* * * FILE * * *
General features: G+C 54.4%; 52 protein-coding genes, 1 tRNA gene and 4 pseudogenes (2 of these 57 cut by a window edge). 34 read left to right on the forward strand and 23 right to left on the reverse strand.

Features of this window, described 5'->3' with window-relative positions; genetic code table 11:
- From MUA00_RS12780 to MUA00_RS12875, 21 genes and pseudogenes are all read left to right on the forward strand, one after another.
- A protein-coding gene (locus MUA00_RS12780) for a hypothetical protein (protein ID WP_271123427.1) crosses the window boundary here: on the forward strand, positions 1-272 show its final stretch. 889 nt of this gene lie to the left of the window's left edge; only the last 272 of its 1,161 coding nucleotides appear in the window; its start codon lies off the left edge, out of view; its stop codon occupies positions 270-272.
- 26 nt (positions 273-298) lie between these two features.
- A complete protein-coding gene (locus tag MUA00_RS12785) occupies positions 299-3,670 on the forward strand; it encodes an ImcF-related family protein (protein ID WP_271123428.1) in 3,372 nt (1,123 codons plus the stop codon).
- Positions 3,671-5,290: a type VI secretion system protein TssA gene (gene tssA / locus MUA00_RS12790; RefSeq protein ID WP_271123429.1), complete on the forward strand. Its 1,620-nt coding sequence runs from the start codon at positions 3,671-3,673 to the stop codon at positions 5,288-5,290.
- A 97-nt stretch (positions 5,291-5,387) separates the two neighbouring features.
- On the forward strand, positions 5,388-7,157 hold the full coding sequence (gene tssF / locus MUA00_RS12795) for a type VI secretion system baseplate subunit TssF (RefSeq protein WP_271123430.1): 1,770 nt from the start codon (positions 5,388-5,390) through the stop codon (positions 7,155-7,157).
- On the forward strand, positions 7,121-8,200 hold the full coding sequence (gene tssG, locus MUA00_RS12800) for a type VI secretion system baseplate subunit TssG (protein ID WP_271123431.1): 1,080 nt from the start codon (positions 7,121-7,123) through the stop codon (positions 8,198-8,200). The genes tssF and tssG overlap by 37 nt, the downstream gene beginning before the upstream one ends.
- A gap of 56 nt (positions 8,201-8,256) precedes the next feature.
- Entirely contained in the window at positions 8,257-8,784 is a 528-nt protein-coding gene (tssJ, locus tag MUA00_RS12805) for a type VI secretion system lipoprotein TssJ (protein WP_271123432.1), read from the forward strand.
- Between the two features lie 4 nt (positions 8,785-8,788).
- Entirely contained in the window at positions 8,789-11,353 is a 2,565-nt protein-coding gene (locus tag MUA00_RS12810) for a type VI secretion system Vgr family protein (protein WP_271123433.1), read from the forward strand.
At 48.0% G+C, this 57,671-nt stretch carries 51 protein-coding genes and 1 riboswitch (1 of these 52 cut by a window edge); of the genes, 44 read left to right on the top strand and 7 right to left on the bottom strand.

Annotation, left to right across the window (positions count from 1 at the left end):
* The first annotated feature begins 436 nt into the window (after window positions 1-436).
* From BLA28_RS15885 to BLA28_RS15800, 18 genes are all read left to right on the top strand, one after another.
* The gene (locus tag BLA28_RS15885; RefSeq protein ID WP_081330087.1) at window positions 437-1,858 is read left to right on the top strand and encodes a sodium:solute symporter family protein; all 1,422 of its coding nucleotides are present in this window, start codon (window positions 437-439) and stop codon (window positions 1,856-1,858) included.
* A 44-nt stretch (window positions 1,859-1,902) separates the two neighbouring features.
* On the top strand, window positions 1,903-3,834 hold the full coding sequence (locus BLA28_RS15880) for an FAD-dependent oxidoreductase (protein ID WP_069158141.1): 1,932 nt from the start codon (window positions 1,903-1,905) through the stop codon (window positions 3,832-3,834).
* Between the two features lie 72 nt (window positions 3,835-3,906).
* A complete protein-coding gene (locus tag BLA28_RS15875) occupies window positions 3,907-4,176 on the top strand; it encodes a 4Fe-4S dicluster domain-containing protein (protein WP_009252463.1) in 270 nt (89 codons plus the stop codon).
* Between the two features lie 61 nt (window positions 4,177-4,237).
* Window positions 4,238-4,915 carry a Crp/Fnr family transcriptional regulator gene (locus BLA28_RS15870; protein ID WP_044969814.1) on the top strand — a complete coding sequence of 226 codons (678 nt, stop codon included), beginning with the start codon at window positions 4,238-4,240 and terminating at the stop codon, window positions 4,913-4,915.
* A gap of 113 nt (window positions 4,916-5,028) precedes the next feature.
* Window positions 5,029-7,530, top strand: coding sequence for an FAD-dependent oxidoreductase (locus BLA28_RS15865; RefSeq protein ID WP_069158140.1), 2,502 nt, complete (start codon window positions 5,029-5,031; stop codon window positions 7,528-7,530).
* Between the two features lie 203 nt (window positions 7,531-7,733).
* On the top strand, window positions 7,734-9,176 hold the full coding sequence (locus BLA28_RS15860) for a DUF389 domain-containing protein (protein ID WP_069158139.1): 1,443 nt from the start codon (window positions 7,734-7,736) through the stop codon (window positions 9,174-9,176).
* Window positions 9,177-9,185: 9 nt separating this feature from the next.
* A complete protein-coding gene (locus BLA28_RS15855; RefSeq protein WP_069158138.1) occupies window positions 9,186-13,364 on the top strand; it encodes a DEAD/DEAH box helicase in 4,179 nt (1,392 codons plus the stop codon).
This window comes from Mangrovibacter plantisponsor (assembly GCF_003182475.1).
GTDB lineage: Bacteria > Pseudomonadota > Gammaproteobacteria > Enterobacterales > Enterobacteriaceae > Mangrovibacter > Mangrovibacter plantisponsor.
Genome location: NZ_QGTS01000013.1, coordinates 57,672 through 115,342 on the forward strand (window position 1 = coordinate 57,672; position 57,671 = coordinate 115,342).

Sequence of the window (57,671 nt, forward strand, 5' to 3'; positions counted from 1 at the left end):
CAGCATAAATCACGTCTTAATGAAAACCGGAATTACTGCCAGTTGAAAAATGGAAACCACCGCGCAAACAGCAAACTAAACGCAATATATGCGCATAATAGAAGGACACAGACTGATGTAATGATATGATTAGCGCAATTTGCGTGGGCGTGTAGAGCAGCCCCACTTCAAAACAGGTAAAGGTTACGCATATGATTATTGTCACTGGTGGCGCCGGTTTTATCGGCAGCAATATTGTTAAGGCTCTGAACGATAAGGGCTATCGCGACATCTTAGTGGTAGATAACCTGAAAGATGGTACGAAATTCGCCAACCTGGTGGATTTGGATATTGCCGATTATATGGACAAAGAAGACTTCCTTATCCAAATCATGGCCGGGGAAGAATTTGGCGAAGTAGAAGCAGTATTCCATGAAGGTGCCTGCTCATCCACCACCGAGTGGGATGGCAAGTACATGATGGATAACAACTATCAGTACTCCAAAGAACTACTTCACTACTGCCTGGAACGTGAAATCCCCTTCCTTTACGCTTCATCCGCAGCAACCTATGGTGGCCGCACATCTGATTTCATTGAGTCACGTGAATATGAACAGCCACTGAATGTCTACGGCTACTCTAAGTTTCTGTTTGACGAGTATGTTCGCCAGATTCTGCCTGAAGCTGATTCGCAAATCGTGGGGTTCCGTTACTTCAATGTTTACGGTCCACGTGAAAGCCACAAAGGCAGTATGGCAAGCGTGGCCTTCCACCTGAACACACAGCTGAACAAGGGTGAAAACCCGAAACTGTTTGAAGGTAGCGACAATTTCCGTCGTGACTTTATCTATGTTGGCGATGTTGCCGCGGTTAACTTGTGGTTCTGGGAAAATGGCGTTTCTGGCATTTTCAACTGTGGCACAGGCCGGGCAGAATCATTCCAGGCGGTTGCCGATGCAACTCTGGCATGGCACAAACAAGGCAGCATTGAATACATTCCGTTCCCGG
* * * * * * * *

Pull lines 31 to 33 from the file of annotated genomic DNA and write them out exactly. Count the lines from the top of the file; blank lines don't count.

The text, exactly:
* A complete protein-coding gene (locus BLA28_RS15855; RefSeq protein WP_069158138.1) occupies window positions 9,186-13,364 on the top strand; it encodes a DEAD/DEAH box helicase in 4,179 nt (1,392 codons plus the stop codon).
This window comes from Mangrovibacter plantisponsor (assembly GCF_003182475.1).
GTDB lineage: Bacteria > Pseudomonadota > Gammaproteobacteria > Enterobacterales > Enterobacteriaceae > Mangrovibacter > Mangrovibacter plantisponsor.